Neurophysiology of the States of Sleep
Michel Jouvet
Physiological Reviews 47 (2) pp : 117-177 (1967)


Definitions and Abbreviations

State of Sleep Characterized by Slow Cortical Activity Slow Sleep

Behavioral aspect

Electrophysiological aspect

Structures and mechanisms responsible for slow sleep

State of Sleep Characterized by Fast Cortical Activity-Paradoxical Sleep

Behavioral aspects

Electrophysiological aspects

Structures and mechanisms responsible for paradoxical sleep

A synthesis of paradoxical sleep mechanisms

Relationship with oneiric activity in man

Phylogenesis of the States of Sleep

Ontogenesis of the States of Sleep

Relationship Between Slow Sleep and Paradoxical Sleep Unicity or Duality of Sleep Mechanisms

A Possible Monoaminergic Theory of Sleep

Figure 1

Figure 2


Printable version

II. State of sleep chacterized by slow cortical activity slow sleep

A. Behavioral Aspects

This section might seem unnecessary, since anyone can recognize a sleeping cat by its posture (and therefore by the persistence of a certain muscular tonus), by its slow and steady breath, and by the stillness of the eyeballs behind closed eyelids. Yet there is no specific behavioral criterion of slow sleep because the relationship between synchronized or slow cortical activity and sleep behavior is not absolute. Indeed an animal may show spindles or slow cortical waves while standing and showing a waking behavior (l04, 145) or while crouching, lying, or coiled into a ball. However, this dissociation between slow activity and arousal behavior, which often occurs after an atropine injection (438), is normally rather infrequent. But the problem of judging the behavior of the animal is far more difficult in preparations with nervous lesions. Although it is fairly easy to notice the alternation of sleep and arousal in thalamic, hypothalamic, or mesencephalic animals (27, 36, 240, 374, 431, 441), this distinction is less obvious in the posterior mesencephalic or chronic pontine animal in which only two behavioral states appear clearly-a hypertonic state (comparable to arousal) and a state of atony with eye movements (corresponding to PS) (240, 252).

Thus only a few of the behavioral criteria of slow sleep in a normal animal have an absolute value. Ocular signs are useful the myosis [ascribed to a hyper tonus of the neurons of the Edinger-Westphal nucleus (64, 381)] is very marked and the nictitating membranes are relaxed, but these criteria obviously have less value when the peduncular area of the brain stem is destroyed. The study of muscular activity does not yield information of pathognomonic value. There always remains a tonic activity at the level of the neck muscles, which is often but not always lower than in wakefulness (254). A deeper analysis of the motor system does not reveal important shifts at the level of the spinal monosynaptic or polysynaptic reflexes, where amplitude remains the same as in wakefulness (181, 183, 284). The vegetative system does not play an important part in the slow sleep state. There is only a small decrease in blood pressure in this state in the cat compared with the waking state (90, 261). Changes in cardiac and respiratory activity are not sufficient in themselves to confirm the slow sleep state in the cat.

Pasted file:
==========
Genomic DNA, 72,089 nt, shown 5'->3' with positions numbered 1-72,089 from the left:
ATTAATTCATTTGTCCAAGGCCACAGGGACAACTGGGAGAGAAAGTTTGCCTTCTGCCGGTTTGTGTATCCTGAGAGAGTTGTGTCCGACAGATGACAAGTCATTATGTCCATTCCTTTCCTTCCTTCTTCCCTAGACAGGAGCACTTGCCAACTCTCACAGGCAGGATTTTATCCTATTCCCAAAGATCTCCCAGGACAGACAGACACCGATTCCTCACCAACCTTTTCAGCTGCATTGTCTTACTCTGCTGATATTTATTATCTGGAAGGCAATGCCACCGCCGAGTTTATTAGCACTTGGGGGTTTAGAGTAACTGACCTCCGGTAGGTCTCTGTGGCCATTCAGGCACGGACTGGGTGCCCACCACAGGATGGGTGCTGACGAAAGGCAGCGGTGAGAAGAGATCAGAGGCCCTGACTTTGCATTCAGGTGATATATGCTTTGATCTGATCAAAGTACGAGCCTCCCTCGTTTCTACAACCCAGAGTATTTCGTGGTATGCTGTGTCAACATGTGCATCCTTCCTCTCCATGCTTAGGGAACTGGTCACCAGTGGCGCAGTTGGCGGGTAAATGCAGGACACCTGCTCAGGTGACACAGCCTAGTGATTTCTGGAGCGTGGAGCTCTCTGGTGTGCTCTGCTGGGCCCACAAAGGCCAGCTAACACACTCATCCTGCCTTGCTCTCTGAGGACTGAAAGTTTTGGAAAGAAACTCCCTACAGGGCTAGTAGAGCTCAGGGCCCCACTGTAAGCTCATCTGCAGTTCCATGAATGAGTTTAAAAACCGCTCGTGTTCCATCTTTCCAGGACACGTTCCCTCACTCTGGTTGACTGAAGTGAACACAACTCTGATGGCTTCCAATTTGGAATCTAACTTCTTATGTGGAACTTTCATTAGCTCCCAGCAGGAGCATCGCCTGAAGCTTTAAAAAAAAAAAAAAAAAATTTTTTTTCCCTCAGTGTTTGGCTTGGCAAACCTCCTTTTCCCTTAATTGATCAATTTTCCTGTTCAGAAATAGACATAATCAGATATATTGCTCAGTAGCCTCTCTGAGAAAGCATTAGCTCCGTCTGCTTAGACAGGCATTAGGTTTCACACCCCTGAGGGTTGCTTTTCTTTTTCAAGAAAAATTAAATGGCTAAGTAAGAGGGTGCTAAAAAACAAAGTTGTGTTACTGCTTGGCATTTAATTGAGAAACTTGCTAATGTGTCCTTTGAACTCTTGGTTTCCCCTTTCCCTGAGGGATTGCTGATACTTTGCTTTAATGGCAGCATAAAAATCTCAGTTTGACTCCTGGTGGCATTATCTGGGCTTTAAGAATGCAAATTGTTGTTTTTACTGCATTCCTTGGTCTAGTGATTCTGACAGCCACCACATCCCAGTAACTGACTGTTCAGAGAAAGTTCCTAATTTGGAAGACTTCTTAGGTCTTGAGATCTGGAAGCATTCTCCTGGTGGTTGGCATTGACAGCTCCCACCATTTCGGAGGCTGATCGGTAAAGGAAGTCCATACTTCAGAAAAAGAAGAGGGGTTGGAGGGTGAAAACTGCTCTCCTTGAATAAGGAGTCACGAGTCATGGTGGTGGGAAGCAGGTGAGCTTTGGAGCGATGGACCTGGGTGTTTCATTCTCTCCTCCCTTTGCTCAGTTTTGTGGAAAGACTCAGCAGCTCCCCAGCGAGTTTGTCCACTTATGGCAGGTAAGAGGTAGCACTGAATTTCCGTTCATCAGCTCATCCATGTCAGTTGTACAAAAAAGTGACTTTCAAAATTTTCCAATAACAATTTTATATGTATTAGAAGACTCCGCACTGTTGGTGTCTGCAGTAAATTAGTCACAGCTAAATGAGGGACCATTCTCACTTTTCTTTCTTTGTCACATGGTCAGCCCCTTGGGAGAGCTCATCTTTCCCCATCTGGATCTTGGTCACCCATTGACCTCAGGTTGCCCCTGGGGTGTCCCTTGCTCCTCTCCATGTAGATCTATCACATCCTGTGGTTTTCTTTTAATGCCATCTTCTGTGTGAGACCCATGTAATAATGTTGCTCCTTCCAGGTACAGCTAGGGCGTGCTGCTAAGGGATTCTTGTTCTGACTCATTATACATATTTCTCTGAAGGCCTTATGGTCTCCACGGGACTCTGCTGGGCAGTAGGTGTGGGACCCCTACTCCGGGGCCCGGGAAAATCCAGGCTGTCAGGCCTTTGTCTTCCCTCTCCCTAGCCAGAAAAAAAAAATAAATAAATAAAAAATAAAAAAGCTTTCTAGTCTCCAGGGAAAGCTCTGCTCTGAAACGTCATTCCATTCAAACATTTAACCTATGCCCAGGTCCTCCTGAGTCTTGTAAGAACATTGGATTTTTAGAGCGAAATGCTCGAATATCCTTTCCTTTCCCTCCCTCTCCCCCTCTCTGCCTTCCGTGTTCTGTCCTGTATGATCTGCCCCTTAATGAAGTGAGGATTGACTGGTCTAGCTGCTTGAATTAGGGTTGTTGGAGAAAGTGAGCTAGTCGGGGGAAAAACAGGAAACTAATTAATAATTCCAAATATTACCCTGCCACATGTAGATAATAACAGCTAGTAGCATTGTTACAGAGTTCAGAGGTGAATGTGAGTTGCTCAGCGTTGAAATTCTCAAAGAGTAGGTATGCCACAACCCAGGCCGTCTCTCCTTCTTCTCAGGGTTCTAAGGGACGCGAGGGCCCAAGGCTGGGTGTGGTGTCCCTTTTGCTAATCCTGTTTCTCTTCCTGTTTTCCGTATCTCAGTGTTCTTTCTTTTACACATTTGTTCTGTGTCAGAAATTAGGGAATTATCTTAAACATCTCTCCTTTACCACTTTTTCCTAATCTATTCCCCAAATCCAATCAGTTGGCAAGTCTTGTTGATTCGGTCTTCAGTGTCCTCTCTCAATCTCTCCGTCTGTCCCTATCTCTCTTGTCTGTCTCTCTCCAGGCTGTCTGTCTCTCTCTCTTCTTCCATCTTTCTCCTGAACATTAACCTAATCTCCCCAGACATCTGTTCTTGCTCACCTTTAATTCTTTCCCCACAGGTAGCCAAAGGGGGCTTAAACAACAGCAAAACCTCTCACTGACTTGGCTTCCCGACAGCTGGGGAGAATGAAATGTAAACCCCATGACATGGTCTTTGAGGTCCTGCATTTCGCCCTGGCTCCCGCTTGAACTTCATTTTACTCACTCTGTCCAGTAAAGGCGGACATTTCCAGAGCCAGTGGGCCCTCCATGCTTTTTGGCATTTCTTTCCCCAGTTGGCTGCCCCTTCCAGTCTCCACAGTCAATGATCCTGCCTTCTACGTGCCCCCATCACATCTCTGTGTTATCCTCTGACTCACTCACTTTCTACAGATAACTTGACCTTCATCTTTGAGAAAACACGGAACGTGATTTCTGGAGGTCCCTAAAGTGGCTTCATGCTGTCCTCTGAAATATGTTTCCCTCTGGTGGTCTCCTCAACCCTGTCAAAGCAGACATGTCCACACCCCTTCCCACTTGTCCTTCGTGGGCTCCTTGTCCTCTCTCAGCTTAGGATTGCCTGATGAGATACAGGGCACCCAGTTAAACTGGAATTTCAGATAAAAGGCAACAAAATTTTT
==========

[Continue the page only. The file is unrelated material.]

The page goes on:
Measurement of the arousal threshold (through stimulation of the mesencephalic tegmentum) is perhaps the best criterion. According to some authors (39, 42, 240) the behavioral arousal threshold rises slightly (30 %) during slow sleep. But others have described a steady and recurrent rise in the reticular arousal threshold in the rat (380) and the rabbit (379) during the phases of slow sleep. The increase reaches its peak during the period preparatory to PS. The study of the arousal threshold in response to auditory stimulation is difficult since habituation to auditory stimuli may occur.

Thus the dissociation that may occur between the cerebral slow activity and behavioral sleep makes the physiologist face an ever-present contradiction (and we cannot avoid it in this review). He will either rely on the EEG criterion alone, thus leading himself to believe in the appearance of sleep in animals showing behavioral arousal with a synchronized activity (104, 159), or he will estimate the criteria of slow sleep without the help of the EEG criterion [as is the case in the chronic pontile animal whose subcortical activity always remains fast (240)]. But such an estimation will be purely subjective-when does arousal and relaxed state end and when does sleep start ?

So the finding of a pathognomonic behavioral criterion of slow sleep good for any type of preparation, as well as the establishment of an electrical subcortical activity (or of a biochemical criterion) that could be the cause or the reflection of this behavioral criterion, remains the major and most urgent aim of the study of the physiology of sleep.

Next page